Registered in Wyoming as a DAO, The American CryptoFed filed applications with the US SEC on Forms 10 and S-1 for registration and trading of the Ducat algorithmic stablecoin and the associated Locke management token.
The assets will play a service role in the EOS-based blockchain developed by CryptoFed with the DPoS consensus algorithm.
SEC Form 10 regulates the registration of securities on stock exchanges. The application requirement applies to firms with assets worth more than $10 million and with more than 750 shareholders.
Ducat and Locke
A company that does not meet these criteria can voluntarily submit an application. It will take effect automatically after 60 days. The American CryptoFed can count on a similar scenario, regardless of the position of the SEC. According to the applications, Ducat is a stablecoin protected from inflation and deflation. In addition, Ducat saves capital and conducts “free” transactions with high throughput.
Thus, the Locke management token will maintain the stability of the Ducat exchange rate and create rules for the ecosystem. “By using Locke to manage the Ducat rate, the DAO will be similar to the Fed (The Federal Reserve System) in its open market operations,” said Marian J. Orr, the CEO of CryptoFed.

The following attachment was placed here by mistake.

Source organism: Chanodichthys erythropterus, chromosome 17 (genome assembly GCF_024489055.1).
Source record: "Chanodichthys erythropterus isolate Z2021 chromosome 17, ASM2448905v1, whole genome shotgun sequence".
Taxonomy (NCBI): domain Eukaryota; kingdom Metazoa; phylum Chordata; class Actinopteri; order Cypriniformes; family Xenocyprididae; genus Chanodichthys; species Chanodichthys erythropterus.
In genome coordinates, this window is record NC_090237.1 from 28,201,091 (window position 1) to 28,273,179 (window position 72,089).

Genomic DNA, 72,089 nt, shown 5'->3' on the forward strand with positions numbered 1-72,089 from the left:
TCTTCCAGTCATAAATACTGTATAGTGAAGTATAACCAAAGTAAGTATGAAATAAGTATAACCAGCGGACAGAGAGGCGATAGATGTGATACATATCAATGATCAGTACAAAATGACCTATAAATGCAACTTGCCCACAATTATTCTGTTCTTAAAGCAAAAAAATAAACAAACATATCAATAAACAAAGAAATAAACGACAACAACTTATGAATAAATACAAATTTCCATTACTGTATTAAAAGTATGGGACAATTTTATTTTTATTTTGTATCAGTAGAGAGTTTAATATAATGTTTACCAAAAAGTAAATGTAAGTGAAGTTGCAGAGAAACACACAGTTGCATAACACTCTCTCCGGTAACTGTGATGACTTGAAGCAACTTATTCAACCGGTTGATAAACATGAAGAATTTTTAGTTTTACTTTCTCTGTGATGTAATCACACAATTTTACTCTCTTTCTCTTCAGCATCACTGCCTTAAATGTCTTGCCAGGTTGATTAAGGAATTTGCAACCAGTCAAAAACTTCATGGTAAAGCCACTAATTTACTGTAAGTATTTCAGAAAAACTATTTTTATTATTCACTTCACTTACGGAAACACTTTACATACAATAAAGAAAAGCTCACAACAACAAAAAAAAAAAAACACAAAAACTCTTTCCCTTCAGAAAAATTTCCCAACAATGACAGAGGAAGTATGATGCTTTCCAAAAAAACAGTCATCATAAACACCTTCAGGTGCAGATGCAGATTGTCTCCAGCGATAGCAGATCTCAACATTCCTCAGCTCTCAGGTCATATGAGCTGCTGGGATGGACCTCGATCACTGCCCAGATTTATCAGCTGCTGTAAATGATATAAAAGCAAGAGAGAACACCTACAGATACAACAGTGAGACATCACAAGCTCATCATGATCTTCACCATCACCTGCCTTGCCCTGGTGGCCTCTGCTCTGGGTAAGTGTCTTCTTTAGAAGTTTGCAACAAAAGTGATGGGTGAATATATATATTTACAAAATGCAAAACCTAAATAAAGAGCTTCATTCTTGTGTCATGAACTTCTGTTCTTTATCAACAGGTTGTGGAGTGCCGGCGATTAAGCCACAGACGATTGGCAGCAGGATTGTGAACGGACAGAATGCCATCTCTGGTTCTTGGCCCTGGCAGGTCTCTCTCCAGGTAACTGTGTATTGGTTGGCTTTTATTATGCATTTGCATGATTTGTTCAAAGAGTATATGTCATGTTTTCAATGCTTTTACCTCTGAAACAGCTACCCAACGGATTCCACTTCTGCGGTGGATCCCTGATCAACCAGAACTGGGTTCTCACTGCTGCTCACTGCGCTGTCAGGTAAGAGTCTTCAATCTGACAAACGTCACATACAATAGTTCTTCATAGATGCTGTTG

Distribution of Locke will be free of charge among municipalities, merchants, banks, crypto exchanges and other DAO participants.
DAO will submit an application on form S-8
An application filed with the SEC on Form S-1 will allow Locke and Ducat to be traded and transferred.
CryptoFed did not rule out that if the regulator recognizes assets as securities, DAO will submit an application on form S-8. This is possible after the entry into force of the application for S-10, but before the approval of S-1. In such a scenario, the company will continue to distribute restricted and non-traded Locke in accordance with the incentive plan, according to Orr. Prior to the approval of the S-1 form, Locke and Ducat are not subject to sale and transfer.
Recall that in September, the head of the SEC, Gary Gensler, said that unregistered securities must receive regulatory approval, unless they are eligible for an exception.